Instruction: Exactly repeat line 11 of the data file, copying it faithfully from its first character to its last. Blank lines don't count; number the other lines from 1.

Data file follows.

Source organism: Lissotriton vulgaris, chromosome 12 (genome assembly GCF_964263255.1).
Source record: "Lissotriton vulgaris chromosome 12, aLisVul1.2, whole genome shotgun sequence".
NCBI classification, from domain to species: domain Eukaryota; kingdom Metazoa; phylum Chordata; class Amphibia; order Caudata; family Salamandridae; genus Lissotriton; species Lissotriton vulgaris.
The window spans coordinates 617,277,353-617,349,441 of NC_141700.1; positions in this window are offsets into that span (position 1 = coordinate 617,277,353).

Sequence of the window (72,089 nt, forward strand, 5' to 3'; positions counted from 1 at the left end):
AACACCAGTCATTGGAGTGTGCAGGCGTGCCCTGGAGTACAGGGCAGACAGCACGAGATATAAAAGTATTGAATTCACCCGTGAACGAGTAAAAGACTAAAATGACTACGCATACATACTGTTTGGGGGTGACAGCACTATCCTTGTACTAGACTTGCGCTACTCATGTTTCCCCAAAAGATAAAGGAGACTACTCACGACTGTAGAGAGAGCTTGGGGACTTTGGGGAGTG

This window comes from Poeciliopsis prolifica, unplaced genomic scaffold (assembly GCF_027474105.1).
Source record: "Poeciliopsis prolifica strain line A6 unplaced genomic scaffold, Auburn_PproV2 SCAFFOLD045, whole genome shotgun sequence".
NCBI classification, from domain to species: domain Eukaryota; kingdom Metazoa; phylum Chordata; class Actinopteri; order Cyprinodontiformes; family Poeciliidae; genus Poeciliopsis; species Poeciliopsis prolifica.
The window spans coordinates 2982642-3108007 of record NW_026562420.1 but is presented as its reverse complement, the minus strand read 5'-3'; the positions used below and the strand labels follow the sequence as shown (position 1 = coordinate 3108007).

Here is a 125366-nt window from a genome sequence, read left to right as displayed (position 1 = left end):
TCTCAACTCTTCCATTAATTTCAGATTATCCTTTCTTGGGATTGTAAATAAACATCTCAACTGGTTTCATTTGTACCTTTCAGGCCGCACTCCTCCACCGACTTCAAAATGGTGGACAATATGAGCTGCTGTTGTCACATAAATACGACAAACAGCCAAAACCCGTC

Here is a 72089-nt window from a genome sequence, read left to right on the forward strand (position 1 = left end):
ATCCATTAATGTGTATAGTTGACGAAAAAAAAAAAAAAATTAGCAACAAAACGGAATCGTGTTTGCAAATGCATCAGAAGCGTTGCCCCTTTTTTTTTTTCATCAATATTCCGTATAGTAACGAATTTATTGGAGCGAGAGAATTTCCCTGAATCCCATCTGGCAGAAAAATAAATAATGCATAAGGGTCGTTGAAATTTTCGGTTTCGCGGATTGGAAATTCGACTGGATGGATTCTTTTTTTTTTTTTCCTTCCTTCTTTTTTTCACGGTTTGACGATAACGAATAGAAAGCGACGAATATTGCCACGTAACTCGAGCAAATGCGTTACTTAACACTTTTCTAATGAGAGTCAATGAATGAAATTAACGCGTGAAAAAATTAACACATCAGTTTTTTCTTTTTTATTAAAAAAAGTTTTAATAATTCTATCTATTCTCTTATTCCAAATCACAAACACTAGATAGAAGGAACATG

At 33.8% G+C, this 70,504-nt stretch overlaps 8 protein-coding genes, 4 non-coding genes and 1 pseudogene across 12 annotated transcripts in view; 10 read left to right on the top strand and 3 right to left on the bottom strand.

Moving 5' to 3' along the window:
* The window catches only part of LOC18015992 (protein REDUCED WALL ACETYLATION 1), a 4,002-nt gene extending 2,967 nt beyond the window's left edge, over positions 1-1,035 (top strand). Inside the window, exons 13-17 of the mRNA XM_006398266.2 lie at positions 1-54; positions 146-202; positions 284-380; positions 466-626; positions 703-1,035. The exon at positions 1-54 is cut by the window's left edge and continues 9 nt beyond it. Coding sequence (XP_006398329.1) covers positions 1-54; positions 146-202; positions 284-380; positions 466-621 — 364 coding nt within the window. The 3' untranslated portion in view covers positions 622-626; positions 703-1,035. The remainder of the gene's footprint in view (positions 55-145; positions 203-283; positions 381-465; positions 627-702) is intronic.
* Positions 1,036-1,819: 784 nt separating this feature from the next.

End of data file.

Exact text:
Here is a 125366-nt window from a genome sequence, read left to right as displayed (position 1 = left end):